Here are some connect-the-dot facts:
The New Hampshire-Massachusetts border is a mere 40-minute drive for civic-minded progressives in Boston. The Granite State has same-day registration, which means you can register to vote and then cast a ballot on the same day.
New Hampshire is where the nation's first presidential primary is held every four years.
In 2014 and 2016, the state attorney general, Democrat Joe Foster, issued a memo to local election officials warning them that they were not to turn away anyone who wanted to vote.
In February 2016, a Project Veritas video sting caught numerous New Hampshire election officials telling people that they could vote in the primary even if they didn't live in New Hampshire or even intend to live in the state.
And, finally, newly released state data reveal that 6,540 people registered to vote in New Hampshire on Election Day 2016 (Nov. 8) using out-of-state driver's licenses. Since then, 5,526 of those individuals never obtained a New Hampshire driver's license and only 213 of those registered a vehicle in New Hampshire.
This is not a recipe for vote fraud; it's a fully baked cake.
Donald Trump lost to Hillary Clinton in New Hampshire by 2,736 votes out of 745,000 cast. Republican incumbent Sen. Kelly Ayotte lost her seat to Democrat Maggie Hassan by a mere 1,017 votes out of 739,140 cast.
Mr. Trump was ridiculed for insisting that Democrats used illicit votes to steal the election. The evidence suggests he was right.
For years, liberal carpetbaggers from Massachusetts, Vermont and Connecticut have flooded into swing state New Hampshire, ostensibly to assist Democratic campaigns. To vote, all they had to do was to declare a "domicile" in the state and an intention to remain there. No proof was needed.
"Voter fraud in New Hampshire has gotten to the point of Lucille Ball in the chocolate factory. And the chocolates are spilling out of the box," said Coalition of New Hampshire Taxpayers Chairman Ed Naile, who has been tracking vote fraud for 17 years.
"In November, after examining 30 absentee ballots that had been returned in Manchester, we caught a Florida woman who has been voting in Florida since 1998 and has been voting here for the last 10 years."
In 2000, an election official tipped off Mr. Naile's group to 22 return envelopes of absentee ballots for out-of-state AmeriCorps workers who had come to New Hampshire in 1996 to "clear trails" but were really there to vote for Bill Clinton. All had claimed the same address - a public park.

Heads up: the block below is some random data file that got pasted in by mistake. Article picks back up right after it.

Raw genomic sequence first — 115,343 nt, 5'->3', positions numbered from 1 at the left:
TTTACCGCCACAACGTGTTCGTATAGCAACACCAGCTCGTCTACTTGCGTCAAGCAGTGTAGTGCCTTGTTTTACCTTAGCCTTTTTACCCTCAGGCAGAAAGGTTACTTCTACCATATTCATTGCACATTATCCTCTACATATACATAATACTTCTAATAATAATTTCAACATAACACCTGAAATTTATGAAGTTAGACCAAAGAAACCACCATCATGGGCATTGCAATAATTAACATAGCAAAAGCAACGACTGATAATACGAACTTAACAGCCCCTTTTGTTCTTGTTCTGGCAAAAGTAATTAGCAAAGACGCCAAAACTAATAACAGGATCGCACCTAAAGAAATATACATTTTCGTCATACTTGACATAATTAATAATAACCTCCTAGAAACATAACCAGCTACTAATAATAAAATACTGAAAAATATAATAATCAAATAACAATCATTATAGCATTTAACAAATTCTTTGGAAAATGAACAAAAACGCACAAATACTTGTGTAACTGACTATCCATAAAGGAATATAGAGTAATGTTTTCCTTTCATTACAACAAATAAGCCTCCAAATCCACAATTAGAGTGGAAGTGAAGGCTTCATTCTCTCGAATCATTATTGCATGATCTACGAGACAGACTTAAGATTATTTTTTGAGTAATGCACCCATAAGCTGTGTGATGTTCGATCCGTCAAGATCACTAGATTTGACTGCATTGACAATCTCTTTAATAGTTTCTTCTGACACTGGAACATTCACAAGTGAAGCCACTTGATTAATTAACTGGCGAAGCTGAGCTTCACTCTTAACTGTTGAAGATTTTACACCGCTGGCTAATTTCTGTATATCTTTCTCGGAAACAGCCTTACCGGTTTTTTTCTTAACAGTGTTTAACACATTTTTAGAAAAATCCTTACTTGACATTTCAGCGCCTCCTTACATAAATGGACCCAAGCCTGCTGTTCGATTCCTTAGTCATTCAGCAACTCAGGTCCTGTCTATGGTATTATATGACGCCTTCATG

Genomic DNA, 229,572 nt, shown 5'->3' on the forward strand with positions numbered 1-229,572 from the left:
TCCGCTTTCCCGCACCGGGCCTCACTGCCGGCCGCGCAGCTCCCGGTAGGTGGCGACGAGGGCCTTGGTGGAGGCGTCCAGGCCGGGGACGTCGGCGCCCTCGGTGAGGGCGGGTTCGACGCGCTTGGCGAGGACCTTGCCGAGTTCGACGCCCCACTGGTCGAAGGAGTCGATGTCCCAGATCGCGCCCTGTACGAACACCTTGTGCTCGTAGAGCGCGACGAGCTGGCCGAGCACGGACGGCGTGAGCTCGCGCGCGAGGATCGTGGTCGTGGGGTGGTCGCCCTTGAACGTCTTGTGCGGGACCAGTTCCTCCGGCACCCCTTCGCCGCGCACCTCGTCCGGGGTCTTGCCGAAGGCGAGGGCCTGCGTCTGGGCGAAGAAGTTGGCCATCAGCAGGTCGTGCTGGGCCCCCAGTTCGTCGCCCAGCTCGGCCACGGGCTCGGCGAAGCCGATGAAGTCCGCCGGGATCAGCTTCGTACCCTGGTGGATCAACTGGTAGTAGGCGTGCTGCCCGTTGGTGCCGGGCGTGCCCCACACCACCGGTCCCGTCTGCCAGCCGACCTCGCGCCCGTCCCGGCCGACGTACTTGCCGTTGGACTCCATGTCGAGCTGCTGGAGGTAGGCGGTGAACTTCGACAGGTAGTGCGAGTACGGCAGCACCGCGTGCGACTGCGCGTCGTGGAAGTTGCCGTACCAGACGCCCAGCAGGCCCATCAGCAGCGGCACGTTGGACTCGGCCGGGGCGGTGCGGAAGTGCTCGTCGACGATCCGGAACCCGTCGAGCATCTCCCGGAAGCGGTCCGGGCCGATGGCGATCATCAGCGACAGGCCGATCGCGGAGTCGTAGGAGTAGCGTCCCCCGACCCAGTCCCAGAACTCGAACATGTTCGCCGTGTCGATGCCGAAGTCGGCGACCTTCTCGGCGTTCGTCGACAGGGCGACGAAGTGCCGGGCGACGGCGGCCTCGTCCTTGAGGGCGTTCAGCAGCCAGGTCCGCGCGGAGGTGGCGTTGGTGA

Mr. Naile said local officials presented the information to authorities but that nothing was done. So now he has submitted it and other evidence of how poorly New Hampshire elections are run to the Presidential Advisory Commission on Election Integrity, which is meeting on Tuesday (September 12) near Manchester, New Hampshire.
Commission Vice Chairman Kris Kobach, who is Kansas secretary of state, will chair the meeting. This week, Mr. Kobach wrote that the high number of out-of-state voters in November in New Hampshire was "more than enough to swing two very important elections."
Unsurprisingly, various left-wing groups have announced plans to protest the meeting, conflating its mission of election integrity with "voter suppression" and even "white supremacy."
On Tuesday, a new state voter ID law takes effect, enacted by the Republican-controlled legislature and signed in July by Gov. Chris Sununu. The statute requires voters who move to the state within 30 days of an election to provide proof that they intend to stay.
The usual suspects whined loudly when it was introduced.
"No widespread voter fraud exists in New Hampshire," ACLU of New Hampshire Legal Director Gilles Bissonnette claimed with a straight face in a column. "President Trump is wrong. If there's a perception of widespread voter fraud, the correct and obvious response is to educate the public that no such fraud exists, rather than succumb to such a lie."
Wonder how Mr. Bissonnette will spin the news about those 5,526 out-of-state voters who never bothered to get New Hampshire driver's licenses?
In late August, Hillary Clinton's campaign attorney, Marc Elias, filed a lawsuit asking a county judge to issue an injunction against New Hampshire's Voter ID law. The League of Women Voters, the left-wing group masquerading as a nonpartisan charity, is the main plaintiff, along with three individuals.
The lawsuit was joined by the New Hampshire Democratic Party and is backed by Priorities USA, the largest political action committee supporting Mrs. Clinton's campaign, according to the Washington Free Beacon, which reports that "Priorities received $9.5 million from [George] Soros throughout the 2016 election cycle."
Loaded with cash, Mr. Elias has been going state to state, filing challenges to voter ID laws in Virginia, Ohio, Wisconsin and North Carolina. The left is desperate to create optimal conditions for vote fraud. That becomes more obvious with every new lawsuit.
But the facts are catching up with them - and they know it.
• Robert Knight is a senior fellow for the American Civil Rights Union.